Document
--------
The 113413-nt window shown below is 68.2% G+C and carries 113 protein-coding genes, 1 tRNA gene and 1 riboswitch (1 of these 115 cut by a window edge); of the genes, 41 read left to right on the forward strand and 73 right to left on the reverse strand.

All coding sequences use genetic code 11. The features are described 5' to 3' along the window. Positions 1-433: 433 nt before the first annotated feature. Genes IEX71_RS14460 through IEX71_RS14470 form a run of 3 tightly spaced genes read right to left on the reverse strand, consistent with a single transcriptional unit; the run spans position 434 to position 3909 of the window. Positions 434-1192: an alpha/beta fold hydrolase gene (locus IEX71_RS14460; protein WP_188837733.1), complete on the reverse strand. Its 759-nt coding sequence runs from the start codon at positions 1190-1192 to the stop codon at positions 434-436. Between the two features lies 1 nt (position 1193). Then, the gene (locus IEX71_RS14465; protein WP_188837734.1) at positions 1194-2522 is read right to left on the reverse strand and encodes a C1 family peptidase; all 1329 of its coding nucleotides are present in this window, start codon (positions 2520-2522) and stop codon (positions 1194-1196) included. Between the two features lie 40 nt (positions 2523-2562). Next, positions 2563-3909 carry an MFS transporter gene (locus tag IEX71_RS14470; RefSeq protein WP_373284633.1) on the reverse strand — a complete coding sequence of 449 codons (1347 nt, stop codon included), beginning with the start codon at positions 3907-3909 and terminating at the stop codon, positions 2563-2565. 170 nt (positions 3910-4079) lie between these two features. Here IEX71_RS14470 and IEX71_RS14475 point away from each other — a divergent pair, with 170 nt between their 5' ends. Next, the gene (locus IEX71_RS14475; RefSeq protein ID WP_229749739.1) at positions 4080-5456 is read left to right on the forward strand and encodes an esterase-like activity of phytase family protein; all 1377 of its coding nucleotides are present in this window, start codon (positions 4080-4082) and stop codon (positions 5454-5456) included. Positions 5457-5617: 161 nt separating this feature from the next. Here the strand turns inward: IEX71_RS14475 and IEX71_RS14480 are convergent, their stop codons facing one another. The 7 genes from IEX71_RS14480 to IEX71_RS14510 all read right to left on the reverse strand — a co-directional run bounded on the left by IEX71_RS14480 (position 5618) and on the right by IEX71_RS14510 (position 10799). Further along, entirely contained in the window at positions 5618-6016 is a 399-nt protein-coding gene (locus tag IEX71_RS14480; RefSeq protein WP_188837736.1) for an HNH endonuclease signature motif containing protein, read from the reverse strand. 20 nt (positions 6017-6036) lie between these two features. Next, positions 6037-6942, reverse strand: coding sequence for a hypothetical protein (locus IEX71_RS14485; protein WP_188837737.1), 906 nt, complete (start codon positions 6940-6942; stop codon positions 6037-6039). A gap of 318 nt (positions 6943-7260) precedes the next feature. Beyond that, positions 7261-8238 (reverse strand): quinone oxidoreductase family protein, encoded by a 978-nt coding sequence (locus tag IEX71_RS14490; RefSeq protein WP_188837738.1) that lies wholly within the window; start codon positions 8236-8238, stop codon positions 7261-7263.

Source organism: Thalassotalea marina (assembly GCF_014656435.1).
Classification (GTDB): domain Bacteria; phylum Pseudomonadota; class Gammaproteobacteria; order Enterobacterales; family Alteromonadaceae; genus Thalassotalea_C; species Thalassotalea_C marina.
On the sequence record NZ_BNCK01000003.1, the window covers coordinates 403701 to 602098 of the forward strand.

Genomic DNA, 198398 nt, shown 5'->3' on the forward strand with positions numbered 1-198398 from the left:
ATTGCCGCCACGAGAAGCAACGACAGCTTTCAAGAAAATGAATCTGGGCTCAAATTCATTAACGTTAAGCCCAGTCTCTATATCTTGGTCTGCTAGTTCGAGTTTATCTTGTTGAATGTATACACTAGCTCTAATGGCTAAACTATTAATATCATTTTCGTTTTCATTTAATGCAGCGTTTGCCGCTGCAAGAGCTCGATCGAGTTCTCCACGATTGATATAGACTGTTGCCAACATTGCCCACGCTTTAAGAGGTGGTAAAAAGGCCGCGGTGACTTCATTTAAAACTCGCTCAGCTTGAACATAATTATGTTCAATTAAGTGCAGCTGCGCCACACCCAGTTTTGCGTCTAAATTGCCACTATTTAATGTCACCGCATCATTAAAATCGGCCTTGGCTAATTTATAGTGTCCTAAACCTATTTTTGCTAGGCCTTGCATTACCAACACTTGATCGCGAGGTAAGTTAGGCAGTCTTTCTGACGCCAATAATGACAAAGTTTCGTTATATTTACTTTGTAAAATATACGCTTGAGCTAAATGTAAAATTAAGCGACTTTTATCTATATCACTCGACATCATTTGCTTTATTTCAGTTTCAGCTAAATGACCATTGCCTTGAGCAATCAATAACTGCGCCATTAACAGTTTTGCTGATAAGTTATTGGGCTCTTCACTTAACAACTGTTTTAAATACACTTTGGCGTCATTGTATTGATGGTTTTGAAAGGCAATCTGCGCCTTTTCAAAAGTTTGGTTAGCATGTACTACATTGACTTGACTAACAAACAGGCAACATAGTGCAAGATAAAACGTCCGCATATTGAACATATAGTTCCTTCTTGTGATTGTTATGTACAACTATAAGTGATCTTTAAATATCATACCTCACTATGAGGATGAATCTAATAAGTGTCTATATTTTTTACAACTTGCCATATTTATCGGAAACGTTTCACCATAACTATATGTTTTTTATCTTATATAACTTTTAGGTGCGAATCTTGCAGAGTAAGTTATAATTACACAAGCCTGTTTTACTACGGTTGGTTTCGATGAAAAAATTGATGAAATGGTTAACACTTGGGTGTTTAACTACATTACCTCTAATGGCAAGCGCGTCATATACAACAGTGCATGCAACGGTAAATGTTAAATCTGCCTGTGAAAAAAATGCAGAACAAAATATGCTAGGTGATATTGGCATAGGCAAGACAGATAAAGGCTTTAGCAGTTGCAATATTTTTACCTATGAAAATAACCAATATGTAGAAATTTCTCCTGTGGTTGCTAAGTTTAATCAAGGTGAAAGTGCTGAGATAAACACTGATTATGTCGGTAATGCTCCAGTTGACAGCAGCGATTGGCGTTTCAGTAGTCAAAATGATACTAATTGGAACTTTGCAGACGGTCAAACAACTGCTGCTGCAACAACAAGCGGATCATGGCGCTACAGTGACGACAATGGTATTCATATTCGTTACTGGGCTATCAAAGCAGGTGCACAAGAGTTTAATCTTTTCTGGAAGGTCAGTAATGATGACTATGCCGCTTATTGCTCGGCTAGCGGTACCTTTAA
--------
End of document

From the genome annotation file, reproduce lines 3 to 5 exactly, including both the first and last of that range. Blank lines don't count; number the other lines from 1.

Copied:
Source organism: Thalassotalea marina (assembly GCF_014656435.1).
Classification (GTDB): domain Bacteria; phylum Pseudomonadota; class Gammaproteobacteria; order Enterobacterales; family Alteromonadaceae; genus Thalassotalea_C; species Thalassotalea_C marina.
On the sequence record NZ_BNCK01000003.1, the window covers coordinates 403701 to 602098 of the forward strand.